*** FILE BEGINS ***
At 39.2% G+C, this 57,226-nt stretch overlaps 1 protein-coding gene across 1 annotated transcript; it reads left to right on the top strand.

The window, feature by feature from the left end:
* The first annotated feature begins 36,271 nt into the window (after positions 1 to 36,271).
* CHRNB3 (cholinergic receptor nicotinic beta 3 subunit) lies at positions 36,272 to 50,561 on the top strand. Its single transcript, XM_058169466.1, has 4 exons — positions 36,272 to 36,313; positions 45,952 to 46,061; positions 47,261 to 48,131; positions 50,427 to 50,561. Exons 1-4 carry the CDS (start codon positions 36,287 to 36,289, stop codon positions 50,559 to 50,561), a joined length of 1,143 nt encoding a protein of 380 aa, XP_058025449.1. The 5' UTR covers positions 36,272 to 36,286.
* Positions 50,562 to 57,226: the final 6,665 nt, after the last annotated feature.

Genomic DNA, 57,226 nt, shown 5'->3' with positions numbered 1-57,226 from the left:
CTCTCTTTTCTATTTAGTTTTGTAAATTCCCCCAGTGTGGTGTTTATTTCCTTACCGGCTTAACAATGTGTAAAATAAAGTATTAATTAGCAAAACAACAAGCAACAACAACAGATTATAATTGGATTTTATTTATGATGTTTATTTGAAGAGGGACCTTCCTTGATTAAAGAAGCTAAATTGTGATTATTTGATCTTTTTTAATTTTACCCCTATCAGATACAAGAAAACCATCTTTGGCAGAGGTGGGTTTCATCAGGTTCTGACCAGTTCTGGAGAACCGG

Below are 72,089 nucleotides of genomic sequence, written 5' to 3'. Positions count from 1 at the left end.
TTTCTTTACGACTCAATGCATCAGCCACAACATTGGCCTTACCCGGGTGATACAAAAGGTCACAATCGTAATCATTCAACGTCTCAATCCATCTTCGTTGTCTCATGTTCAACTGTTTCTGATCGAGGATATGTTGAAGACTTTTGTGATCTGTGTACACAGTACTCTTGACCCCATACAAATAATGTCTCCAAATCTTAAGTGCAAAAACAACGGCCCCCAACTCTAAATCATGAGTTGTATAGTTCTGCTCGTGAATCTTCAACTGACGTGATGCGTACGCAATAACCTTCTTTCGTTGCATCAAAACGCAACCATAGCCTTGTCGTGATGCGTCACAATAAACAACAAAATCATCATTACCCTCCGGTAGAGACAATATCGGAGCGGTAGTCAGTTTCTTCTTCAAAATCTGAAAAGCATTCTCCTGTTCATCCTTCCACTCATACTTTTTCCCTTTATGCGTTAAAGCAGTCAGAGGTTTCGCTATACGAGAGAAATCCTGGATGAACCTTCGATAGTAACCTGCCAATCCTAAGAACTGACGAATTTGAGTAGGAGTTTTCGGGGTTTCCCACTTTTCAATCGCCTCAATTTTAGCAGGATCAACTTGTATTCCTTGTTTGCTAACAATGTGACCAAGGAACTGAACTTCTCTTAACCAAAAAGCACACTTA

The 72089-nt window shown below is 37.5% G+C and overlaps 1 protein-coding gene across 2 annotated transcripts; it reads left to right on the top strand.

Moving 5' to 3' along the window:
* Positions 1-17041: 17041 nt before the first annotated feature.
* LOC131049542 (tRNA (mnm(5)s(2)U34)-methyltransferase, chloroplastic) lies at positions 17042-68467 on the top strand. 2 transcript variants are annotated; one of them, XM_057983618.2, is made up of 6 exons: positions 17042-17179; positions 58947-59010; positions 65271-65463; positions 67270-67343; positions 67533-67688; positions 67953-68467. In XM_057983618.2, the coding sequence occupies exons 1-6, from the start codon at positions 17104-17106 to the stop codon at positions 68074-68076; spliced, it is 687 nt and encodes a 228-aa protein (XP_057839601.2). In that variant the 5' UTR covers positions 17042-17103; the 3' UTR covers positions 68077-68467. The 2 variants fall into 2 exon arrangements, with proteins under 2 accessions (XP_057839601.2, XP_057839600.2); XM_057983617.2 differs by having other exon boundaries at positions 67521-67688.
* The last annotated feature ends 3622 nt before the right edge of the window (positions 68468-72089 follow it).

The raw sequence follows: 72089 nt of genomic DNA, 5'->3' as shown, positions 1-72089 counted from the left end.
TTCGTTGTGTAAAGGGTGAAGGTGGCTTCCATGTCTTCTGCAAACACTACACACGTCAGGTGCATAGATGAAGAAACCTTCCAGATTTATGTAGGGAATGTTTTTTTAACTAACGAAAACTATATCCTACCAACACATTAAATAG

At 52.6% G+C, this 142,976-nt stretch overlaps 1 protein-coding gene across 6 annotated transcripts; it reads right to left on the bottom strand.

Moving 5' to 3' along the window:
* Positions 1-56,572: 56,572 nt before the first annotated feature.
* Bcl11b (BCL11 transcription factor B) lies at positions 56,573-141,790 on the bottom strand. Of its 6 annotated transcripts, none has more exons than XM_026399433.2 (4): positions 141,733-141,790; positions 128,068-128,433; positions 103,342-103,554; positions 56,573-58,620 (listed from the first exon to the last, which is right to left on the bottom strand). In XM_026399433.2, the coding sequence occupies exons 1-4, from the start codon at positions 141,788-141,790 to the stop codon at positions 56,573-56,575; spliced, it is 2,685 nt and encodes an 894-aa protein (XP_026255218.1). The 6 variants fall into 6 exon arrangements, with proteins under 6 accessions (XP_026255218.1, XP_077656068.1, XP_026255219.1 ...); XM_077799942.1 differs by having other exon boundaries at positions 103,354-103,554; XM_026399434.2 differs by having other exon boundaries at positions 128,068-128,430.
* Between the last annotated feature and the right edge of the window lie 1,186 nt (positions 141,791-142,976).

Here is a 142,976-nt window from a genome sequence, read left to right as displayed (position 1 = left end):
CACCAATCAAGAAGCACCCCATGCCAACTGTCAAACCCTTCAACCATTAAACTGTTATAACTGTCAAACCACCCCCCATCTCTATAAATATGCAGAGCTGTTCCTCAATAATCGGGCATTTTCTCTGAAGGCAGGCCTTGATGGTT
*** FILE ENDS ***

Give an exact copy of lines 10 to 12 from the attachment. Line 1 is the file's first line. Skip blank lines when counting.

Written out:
The 72089-nt window shown below is 37.5% G+C and overlaps 1 protein-coding gene across 2 annotated transcripts; it reads left to right on the top strand.

Moving 5' to 3' along the window:
* Positions 1-17041: 17041 nt before the first annotated feature.